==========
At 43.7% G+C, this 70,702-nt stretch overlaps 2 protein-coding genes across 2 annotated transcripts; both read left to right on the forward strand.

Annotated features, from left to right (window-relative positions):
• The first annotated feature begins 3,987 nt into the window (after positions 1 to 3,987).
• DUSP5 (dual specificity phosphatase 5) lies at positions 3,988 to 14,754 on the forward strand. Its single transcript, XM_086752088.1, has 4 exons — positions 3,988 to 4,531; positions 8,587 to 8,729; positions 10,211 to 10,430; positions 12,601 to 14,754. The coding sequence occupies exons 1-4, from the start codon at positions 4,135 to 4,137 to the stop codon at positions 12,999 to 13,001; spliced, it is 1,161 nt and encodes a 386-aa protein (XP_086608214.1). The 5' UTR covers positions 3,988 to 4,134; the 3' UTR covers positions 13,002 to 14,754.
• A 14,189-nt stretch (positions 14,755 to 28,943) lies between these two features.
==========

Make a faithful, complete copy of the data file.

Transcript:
At 43.7% G+C, this 70,702-nt stretch overlaps 2 protein-coding genes across 2 annotated transcripts; both read left to right on the forward strand.

Annotated features, from left to right (window-relative positions):
• The first annotated feature begins 3,987 nt into the window (after positions 1 to 3,987).
• DUSP5 (dual specificity phosphatase 5) lies at positions 3,988 to 14,754 on the forward strand. Its single transcript, XM_086752088.1, has 4 exons — positions 3,988 to 4,531; positions 8,587 to 8,729; positions 10,211 to 10,430; positions 12,601 to 14,754. The coding sequence occupies exons 1-4, from the start codon at positions 4,135 to 4,137 to the stop codon at positions 12,999 to 13,001; spliced, it is 1,161 nt and encodes a 386-aa protein (XP_086608214.1). The 5' UTR covers positions 3,988 to 4,134; the 3' UTR covers positions 13,002 to 14,754.
• A 14,189-nt stretch (positions 14,755 to 28,943) lies between these two features.